Monday, June 29, 2009

Super Why from PBS

I got to attend another fun and enlightening event with the Silicon Valley Moms. PBS hosted a discussion about kids and learning and their Super Why program at the Stanford Park Hotel, with delicious food and wine (in fact I was inspired to make their sliders for a dinner party).

If you want to see the thoughts on PBS, educational TV, all things PBS, check out the tweets under #pbsparents. Here's one of mine:
Words don't have power until we read them. We can change the story by changing the words. #pbsparents from twhirl

They talked about the development of Super Why and all the research and work that goes into each episode. It is a really cute concept, solving a problem, super heroes, fairy tales and reading. My kids used to watch it, now they'd prefer the online games. The PBS website is actually a bit nicer than others for kids, since the online games are customized for each show. The characters are Alpha Pig, Wonder Red, Princess Presto, Super Why. Even though my son is obsessed with stuffed piggies and pig books, his favorite is Super Why/Whyatt.

What they really wanted to know was how to get parents more involved, how much information they want. Personally I rarely watch TV with the kids, although they don't watch much anymore, it's been replace by the Wii and computer time. Every bit of research shows that reading, and talking to your kids, and reading to your kids, is absolutely critical in doing well in school, in life, to put it in a very simplistic way. I do love how PBS and Super Why focuses on that. My son who's been reading for a while is clearly to old, although he'll watch if it's on. But my 5YO, who is learning to read, very excited when he learns new words, gets completely engaged and likes the web games as well.

A huge shout-out to PBS for giving us wonderful programs for us as children as well as our children. They spoke about a Super WHY reading camps outreach program, which looks wonderful. They also gave us activities to take home, as well as a backpack, book which we read tonight (Jack and the Beanstalk), the Three Little Pigs DVD and one other musical DVD. I've started the activities with Donovan so will be blogging all about that at the end of the week.

Saturday, June 6, 2009

Thanks Acitveion and Tech Museum

Silicon Valley Moms blog came though again last week, arranging a fun day for me and the kids. Last week Donovan and I got to attend a very cool and science-filled event at one of our favorite places, the Tech Museum of Innovation in San Jose. Bill Nye, the science guy, gave us some great experiment ideas and we are now big fans, we just need to snag some of his videos. It was all sponsored by Activeion, which I admit I kept reading as 'activevision" and imagined some futuristic screen.

When I found out it was Activeion, a non-toxic cleaning technology, my enthusiasm waned just a smidgen. I confess, I don't clean all that much, and usually stick to water and elbow grease for the occasional burst of cleaning, resorting to bleach if the sink is really yucky, along with my Roomba for the dog hair. I find myself a bit lost in the cleaning section of the store, so have purchased a variety of various cleaners and have only recently given thought to the chemicals and environment.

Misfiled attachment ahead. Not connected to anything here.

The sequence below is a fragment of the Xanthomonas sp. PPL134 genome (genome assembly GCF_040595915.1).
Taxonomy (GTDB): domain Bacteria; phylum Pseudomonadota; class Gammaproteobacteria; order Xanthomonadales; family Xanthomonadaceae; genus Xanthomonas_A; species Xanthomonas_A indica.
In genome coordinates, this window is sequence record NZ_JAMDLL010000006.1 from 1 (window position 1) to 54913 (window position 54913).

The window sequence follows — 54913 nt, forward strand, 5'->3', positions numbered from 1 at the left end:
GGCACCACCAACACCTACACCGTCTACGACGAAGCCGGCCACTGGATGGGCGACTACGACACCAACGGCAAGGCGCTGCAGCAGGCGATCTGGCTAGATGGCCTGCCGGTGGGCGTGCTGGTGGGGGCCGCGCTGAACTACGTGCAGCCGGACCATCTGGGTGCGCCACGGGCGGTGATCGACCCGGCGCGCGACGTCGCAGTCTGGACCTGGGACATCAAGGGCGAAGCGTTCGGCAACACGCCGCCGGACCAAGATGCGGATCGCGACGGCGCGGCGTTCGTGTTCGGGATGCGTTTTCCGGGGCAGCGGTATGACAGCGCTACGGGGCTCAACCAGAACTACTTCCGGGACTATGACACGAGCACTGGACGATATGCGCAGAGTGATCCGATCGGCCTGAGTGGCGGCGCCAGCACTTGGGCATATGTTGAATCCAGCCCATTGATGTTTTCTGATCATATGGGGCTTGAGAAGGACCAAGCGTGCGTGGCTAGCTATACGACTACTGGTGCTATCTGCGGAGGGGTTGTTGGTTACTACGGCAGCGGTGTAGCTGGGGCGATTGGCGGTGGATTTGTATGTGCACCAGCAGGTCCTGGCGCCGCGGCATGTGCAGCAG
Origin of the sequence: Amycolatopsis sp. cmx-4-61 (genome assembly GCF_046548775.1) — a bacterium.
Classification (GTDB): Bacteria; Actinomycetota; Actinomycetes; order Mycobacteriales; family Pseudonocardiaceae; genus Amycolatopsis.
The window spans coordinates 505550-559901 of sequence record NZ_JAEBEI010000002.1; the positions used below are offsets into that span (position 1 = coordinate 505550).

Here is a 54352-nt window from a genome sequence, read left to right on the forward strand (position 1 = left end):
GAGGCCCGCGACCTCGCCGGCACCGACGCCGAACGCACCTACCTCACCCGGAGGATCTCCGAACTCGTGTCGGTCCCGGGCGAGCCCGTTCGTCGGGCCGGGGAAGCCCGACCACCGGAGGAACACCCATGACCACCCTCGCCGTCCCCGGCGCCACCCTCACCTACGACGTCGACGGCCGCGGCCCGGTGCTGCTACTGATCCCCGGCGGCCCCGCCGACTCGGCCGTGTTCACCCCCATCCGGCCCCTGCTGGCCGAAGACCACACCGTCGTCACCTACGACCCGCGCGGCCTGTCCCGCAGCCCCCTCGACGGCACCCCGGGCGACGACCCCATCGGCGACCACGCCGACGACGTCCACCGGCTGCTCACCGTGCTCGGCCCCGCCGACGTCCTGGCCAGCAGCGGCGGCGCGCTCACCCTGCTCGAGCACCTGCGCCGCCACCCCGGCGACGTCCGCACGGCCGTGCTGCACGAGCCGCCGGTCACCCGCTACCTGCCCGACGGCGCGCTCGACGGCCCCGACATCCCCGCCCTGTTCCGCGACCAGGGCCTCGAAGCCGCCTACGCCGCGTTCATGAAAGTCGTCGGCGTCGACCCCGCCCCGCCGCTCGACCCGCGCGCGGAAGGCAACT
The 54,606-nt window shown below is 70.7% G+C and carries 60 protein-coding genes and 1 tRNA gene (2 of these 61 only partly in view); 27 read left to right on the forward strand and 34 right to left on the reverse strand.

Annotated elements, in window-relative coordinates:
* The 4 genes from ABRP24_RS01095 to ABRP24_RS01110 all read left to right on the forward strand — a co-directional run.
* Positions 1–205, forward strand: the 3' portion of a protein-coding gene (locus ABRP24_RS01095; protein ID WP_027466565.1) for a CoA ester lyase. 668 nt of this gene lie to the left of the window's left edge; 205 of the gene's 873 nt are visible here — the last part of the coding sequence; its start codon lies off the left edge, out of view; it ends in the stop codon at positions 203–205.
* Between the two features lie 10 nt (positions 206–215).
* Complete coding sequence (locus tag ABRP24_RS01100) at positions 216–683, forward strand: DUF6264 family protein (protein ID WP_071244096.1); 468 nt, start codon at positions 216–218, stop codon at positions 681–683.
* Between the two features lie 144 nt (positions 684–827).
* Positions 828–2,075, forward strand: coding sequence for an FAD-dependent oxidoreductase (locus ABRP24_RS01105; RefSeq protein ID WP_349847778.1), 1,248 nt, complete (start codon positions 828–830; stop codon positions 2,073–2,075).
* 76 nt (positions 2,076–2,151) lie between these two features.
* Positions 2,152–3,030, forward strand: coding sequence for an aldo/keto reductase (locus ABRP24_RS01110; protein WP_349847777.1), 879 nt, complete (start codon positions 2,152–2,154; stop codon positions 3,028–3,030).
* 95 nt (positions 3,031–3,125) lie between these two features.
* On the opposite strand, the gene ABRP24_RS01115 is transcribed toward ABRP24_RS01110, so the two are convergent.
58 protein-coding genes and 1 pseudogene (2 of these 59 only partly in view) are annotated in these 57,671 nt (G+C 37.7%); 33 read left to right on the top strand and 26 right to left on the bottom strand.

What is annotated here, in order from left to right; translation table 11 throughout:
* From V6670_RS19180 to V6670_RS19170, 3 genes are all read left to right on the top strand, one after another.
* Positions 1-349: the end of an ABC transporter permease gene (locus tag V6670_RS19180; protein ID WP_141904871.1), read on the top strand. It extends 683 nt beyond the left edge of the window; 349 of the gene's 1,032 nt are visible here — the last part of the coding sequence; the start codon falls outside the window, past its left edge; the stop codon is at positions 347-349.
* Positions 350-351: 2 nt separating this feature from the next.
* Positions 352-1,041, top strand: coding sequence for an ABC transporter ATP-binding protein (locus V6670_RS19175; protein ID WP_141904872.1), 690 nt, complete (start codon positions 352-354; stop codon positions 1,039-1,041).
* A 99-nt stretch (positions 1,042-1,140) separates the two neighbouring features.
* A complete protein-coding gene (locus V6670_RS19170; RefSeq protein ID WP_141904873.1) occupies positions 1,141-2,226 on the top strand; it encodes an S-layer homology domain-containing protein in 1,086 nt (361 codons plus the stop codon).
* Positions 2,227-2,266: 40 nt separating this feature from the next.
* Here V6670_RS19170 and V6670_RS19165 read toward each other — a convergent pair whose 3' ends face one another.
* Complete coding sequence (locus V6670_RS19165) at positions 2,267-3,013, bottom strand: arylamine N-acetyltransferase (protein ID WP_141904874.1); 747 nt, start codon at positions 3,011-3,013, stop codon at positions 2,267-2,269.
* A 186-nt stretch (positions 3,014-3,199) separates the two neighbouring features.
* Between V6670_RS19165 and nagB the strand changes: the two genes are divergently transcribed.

When we saw the thing in action, though, my kids and I were sold. It looks like a gun, to begin with, glows green, and you can spray it right in your mouth, does it get any cooler? Those of us with little boys figured we'd need three, and wondered if this would turn our kids into mad little cleaners. The real test, though, was would it work? The idea is it ionizes regular tap water, does something with the bubbles so it changes the way the water affects the dirt, similar to how soap attaches to dirt. Okay, I had to step out for that part of the talk, and unfortunately my more scientifically oriented son was at a soccer game during the demonstration.

I wasn't sure how I could test it. I don't clean much, and like I said I usually use water, anyway. I tried it on windows, not bad, but not streak free. Just the fact that it got me to clean a few windows is a feat in itself, I must admit. I then sprayed the thing all over a grease spattered sink, courtesy of a lamb curry dinner. Wow, have you ever tried to clean grease with plain cold water? It doesn't work. A few squirts of this stuff and the grease was easily wiped away. I love the fact that my kids can play around with it and not risk ingesting anything icky or leaving residue around. And I can madly clean the kitchen without worrying about getting chemicals on food or dishes, meaning I might have a clean kitchen more than once a week. I's not only harmless to the environment, but after the initial cost (which is quite steep, and for full disclosure we got them free) you just use regular tap water.

Don't just take my word for more next week at Silicon Valley Moms blog and check out Bill Nye on the Active Ion website. Thanks again to the Tech Museum and Active Ion for a great day, including an awesome IMAX show about space. Stay tuned for a possible giveaway of one of these babies.
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